What makes me hurt about what he wrote and you wouldn't give care if he smeared your name from here to East Jabib? Because, friend, you are a man and I am a woman. We want to be loved tenderly and remembered fondly, especially in front of a large audience, for pete's sake. How old are you, any way?

I read his stuff and met him when he was still wearing his old man clothes and living in a bungalow on Carlton Ave. He wasn't exactly well recognized. Most of my friends at that time had never even heard of him. Now, my college-age son knew who he was before I ever told him anything about my excellent adventure. You have a lot of questions but I think you understand more than you are willing to reveal. I am not a victim, of course. It was all so exciting at the time. But I was punched in the gut with the story and I'll never rationalize away why he did such a wicked thing.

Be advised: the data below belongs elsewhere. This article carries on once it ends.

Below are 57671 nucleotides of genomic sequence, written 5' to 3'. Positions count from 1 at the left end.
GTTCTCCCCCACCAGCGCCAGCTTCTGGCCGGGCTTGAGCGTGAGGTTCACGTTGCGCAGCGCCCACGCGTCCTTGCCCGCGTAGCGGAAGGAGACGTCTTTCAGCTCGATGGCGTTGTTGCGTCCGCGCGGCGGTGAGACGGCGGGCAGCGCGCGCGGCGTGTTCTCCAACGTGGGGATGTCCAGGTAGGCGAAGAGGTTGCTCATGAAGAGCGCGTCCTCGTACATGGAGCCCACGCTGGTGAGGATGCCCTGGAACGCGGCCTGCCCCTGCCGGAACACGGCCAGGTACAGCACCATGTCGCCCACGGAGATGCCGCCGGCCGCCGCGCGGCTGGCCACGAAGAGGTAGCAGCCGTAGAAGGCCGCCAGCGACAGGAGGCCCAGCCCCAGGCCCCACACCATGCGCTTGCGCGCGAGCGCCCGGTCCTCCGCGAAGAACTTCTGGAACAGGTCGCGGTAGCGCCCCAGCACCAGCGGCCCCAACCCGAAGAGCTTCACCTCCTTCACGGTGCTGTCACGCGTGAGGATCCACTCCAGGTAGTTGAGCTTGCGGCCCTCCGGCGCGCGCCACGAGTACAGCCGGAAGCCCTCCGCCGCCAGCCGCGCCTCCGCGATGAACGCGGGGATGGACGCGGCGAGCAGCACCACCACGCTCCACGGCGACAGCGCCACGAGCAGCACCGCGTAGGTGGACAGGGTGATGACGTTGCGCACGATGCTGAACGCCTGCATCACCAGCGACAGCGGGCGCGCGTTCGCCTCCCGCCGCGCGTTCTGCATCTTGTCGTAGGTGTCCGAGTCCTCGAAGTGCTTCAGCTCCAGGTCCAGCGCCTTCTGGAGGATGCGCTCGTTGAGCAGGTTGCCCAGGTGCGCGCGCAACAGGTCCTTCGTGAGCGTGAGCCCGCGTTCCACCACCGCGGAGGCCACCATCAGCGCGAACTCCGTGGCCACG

Amber and Mystery girl...THANK YOU for your honest and thoughtful answers. By the way Mysty, I believe you do not credit your ability to express yourself properly. Wonderful response.

You have quite nicely filled out my understanding of the situations involved. I must admit, from his work and your earlier posts (or my understanding of them, anyway) I had the impression that the relationship was considerably less involved than what you indicate now. Especially your involvement Mysty, I can appreciate the extended interaction between you and Bukowski and the vulnerability you might have felt following such an encounter that was then scourged by his crassitude. Or at least why you might feel that way.

I never intended these questions as an attack. I was honestly confused as to why, as Amber might indicate, "you silly little women," may have launched yourselves into such a chaotic encounter not expecting some such result. This was because I had the incorrect impression that your involvements and interactions with him were considerably shorter and less involved (I admit to never even having seen your work Amber). I now realize my mistake.

And yes, Mysty, I am a man, a rather jaded and cynical one that has experienced numerous emotionally difficult situations in his life and perhaps was unable to empathize fully as my vision was blocked by my scarred lens...